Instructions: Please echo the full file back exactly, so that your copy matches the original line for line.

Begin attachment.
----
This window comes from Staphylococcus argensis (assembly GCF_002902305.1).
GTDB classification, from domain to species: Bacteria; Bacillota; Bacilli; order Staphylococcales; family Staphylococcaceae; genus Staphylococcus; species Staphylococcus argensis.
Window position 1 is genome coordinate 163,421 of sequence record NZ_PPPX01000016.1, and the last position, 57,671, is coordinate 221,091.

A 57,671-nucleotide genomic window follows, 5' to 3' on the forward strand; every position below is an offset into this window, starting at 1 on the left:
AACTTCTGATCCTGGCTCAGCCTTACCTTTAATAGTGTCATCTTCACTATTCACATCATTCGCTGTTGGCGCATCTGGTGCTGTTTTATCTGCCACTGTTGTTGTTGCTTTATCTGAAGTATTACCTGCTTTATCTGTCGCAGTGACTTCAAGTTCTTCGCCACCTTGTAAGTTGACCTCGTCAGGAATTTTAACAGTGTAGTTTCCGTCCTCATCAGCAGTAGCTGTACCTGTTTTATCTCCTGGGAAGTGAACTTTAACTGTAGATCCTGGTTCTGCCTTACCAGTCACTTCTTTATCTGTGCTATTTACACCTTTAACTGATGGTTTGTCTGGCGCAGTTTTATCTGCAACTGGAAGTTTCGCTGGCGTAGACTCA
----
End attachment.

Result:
This window comes from Staphylococcus argensis (assembly GCF_002902305.1).
GTDB classification, from domain to species: Bacteria; Bacillota; Bacilli; order Staphylococcales; family Staphylococcaceae; genus Staphylococcus; species Staphylococcus argensis.
Window position 1 is genome coordinate 163,421 of sequence record NZ_PPPX01000016.1, and the last position, 57,671, is coordinate 221,091.

A 57,671-nucleotide genomic window follows, 5' to 3' on the forward strand; every position below is an offset into this window, starting at 1 on the left:
AACTTCTGATCCTGGCTCAGCCTTACCTTTAATAGTGTCATCTTCACTATTCACATCATTCGCTGTTGGCGCATCTGGTGCTGTTTTATCTGCCACTGTTGTTGTTGCTTTATCTGAAGTATTACCTGCTTTATCTGTCGCAGTGACTTCAAGTTCTTCGCCACCTTGTAAGTTGACCTCGTCAGGAATTTTAACAGTGTAGTTTCCGTCCTCATCAGCAGTAGCTGTACCTGTTTTATCTCCTGGGAAGTGAACTTTAACTGTAGATCCTGGTTCTGCCTTACCAGTCACTTCTTTATCTGTGCTATTTACACCTTTAACTGATGGTTTGTCTGGCGCAGTTTTATCTGCAACTGGAAGTTTCGCTGGCGTAGACTCA